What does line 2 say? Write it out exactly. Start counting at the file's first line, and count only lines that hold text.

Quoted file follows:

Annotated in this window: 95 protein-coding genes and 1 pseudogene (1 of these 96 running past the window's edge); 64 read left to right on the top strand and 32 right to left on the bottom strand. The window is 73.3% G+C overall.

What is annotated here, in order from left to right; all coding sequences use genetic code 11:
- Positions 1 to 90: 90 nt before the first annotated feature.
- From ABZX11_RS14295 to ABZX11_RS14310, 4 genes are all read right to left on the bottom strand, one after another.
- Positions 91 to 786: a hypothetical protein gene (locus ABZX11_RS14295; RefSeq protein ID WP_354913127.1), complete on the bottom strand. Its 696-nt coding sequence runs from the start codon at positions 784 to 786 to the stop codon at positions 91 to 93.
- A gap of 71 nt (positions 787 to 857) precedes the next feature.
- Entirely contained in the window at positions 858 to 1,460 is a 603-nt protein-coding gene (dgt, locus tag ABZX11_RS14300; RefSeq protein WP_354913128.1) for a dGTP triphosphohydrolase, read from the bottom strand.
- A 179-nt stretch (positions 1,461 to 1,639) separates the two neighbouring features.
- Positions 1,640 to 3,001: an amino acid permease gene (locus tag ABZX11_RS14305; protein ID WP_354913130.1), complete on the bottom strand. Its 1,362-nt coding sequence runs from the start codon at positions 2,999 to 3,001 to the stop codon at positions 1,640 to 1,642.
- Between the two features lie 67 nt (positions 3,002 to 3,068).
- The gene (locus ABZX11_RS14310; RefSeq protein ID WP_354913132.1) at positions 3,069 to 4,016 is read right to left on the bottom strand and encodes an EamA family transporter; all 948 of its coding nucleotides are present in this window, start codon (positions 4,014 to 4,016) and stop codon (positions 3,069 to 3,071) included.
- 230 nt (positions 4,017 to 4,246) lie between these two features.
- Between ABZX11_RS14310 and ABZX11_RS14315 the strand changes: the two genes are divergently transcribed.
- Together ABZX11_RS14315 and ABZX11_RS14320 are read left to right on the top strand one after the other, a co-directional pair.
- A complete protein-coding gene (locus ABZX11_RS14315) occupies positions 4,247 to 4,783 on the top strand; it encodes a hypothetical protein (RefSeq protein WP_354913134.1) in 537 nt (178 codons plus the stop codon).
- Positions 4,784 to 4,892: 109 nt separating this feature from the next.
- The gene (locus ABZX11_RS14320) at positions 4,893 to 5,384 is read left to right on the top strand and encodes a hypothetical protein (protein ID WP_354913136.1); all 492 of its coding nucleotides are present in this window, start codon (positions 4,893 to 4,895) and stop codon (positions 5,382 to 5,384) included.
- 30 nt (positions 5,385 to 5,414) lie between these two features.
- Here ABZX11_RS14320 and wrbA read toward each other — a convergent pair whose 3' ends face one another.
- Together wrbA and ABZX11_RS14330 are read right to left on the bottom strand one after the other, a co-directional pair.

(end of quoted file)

What is annotated here, in order from left to right; all coding sequences use genetic code 11: